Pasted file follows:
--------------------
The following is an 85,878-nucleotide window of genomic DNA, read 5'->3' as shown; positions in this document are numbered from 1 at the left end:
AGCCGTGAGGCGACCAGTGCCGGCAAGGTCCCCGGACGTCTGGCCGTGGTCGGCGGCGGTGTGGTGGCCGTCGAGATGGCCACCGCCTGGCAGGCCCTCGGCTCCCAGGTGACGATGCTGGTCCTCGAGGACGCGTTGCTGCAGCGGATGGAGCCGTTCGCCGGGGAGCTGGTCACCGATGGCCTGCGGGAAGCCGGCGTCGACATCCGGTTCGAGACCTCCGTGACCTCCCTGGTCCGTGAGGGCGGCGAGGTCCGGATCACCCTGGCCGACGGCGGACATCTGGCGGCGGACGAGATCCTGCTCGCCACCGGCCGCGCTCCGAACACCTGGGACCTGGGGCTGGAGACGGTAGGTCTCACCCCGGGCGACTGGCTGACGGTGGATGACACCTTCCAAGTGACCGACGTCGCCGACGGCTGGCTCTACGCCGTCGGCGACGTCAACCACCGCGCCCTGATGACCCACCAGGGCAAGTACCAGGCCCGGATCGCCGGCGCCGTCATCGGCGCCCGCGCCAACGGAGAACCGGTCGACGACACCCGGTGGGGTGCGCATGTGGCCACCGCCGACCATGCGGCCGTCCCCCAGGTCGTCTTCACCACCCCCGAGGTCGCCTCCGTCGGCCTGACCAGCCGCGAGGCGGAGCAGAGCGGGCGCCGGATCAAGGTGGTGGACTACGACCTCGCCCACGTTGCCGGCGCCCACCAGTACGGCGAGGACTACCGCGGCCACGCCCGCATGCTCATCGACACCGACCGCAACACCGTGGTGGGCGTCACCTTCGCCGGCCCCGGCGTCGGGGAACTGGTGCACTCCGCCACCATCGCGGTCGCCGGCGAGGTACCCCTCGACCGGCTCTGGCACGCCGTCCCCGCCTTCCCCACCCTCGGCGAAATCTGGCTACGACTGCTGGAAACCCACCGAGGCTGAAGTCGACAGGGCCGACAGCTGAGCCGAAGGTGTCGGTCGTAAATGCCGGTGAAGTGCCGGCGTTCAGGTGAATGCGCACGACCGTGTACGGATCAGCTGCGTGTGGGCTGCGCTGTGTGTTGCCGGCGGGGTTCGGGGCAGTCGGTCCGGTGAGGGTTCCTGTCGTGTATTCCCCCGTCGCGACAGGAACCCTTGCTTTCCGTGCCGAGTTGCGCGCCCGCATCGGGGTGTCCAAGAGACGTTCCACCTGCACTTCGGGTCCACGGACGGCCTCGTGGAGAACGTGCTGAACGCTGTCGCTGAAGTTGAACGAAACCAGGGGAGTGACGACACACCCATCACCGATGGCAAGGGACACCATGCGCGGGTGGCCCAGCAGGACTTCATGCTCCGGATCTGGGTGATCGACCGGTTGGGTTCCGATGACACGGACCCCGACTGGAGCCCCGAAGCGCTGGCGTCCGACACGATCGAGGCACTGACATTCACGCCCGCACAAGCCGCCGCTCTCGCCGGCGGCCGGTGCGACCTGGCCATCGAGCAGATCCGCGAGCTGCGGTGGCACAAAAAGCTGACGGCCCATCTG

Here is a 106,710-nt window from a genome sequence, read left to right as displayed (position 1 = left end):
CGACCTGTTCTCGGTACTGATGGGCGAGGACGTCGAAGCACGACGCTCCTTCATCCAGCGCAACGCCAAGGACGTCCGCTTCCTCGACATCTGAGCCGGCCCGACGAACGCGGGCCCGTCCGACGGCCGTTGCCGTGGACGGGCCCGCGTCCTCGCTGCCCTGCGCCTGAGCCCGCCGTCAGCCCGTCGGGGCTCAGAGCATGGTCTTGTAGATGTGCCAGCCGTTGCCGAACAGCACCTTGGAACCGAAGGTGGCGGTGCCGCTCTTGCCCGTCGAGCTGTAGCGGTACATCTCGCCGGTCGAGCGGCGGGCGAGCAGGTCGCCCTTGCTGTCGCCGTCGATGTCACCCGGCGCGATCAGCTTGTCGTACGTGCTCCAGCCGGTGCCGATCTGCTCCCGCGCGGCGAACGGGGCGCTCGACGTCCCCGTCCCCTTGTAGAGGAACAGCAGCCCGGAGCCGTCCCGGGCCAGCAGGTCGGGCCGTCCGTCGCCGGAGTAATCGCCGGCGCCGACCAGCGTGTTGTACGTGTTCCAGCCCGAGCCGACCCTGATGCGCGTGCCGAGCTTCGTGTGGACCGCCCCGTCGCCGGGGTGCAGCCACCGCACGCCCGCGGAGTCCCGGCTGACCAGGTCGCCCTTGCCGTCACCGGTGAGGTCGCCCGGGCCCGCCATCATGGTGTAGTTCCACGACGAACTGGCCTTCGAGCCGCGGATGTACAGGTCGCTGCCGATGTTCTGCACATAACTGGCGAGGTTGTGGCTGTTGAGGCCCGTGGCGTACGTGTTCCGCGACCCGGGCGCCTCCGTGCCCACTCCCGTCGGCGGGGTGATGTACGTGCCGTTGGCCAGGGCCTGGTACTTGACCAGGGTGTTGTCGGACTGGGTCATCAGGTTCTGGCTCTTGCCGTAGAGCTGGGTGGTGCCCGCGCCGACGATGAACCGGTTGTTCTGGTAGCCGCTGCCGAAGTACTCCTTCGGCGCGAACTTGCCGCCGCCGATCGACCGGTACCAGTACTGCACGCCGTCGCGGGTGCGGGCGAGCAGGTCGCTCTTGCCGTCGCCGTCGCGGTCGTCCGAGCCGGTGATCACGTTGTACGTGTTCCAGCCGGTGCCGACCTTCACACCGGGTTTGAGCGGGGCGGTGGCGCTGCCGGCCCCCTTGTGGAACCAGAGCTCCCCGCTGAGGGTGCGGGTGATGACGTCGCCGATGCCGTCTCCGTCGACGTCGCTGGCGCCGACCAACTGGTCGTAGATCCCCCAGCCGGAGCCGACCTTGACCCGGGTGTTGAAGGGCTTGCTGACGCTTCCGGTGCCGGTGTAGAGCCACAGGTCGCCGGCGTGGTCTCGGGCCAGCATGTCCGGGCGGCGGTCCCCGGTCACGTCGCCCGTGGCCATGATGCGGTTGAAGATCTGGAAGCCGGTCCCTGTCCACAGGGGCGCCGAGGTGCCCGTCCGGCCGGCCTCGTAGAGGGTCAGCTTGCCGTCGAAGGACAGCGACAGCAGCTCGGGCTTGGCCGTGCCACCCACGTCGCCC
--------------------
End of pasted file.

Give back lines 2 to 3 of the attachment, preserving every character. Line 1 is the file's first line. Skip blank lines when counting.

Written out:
AGCCGTGAGGCGACCAGTGCCGGCAAGGTCCCCGGACGTCTGGCCGTGGTCGGCGGCGGTGTGGTGGCCGTCGAGATGGCCACCGCCTGGCAGGCCCTCGGCTCCCAGGTGACGATGCTGGTCCTCGAGGACGCGTTGCTGCAGCGGATGGAGCCGTTCGCCGGGGAGCTGGTCACCGATGGCCTGCGGGAAGCCGGCGTCGACATCCGGTTCGAGACCTCCGTGACCTCCCTGGTCCGTGAGGGCGGCGAGGTCCGGATCACCCTGGCCGACGGCGGACATCTGGCGGCGGACGAGATCCTGCTCGCCACCGGCCGCGCTCCGAACACCTGGGACCTGGGGCTGGAGACGGTAGGTCTCACCCCGGGCGACTGGCTGACGGTGGATGACACCTTCCAAGTGACCGACGTCGCCGACGGCTGGCTCTACGCCGTCGGCGACGTCAACCACCGCGCCCTGATGACCCACCAGGGCAAGTACCAGGCCCGGATCGCCGGCGCCGTCATCGGCGCCCGCGCCAACGGAGAACCGGTCGACGACACCCGGTGGGGTGCGCATGTGGCCACCGCCGACCATGCGGCCGTCCCCCAGGTCGTCTTCACCACCCCCGAGGTCGCCTCCGTCGGCCTGACCAGCCGCGAGGCGGAGCAGAGCGGGCGCCGGATCAAGGTGGTGGACTACGACCTCGCCCACGTTGCCGGCGCCCACCAGTACGGCGAGGACTACCGCGGCCACGCCCGCATGCTCATCGACACCGACCGCAACACCGTGGTGGGCGTCACCTTCGCCGGCCCCGGCGTCGGGGAACTGGTGCACTCCGCCACCATCGCGGTCGCCGGCGAGGTACCCCTCGACCGGCTCTGGCACGCCGTCCCCGCCTTCCCCACCCTCGGCGAAATCTGGCTACGACTGCTGGAAACCCACCGAGGCTGAAGTCGACAGGGCCGACAGCTGAGCCGAAGGTGTCGGTCGTAAATGCCGGTGAAGTGCCGGCGTTCAGGTGAATGCGCACGACCGTGTACGGATCAGCTGCGTGTGGGCTGCGCTGTGTGTTGCCGGCGGGGTTCGGGGCAGTCGGTCCGGTGAGGGTTCCTGTCGTGTATTCCCCCGTCGCGACAGGAACCCTTGCTTTCCGTGCCGAGTTGCGCGCCCGCATCGGGGTGTCCAAGAGACGTTCCACCTGCACTTCGGGTCCACGGACGGCCTCGTGGAGAACGTGCTGAACGCTGTCGCTGAAGTTGAACGAAACCAGGGGAGTGACGACACACCCATCACCGATGGCAAGGGACACCATGCGCGGGTGGCCCAGCAGGACTTCATGCTCCGGATCTGGGTGATCGACCGGTTGGGTTCCGATGACACGGACCCCGACTGGAGCCCCGAAGCGCTGGCGTCCGACACGATCGAGGCACTGACATTCACGCCCGCACAAGCCGCCGCTCTCGCCGGCGGCCGGTGCGACCTGGCCATCGAGCAGATCCGCGAGCTGCGGTGGCACAAAAAGCTGACGGCCCATCTG

Here is a 106,710-nt window from a genome sequence, read left to right as displayed (position 1 = left end):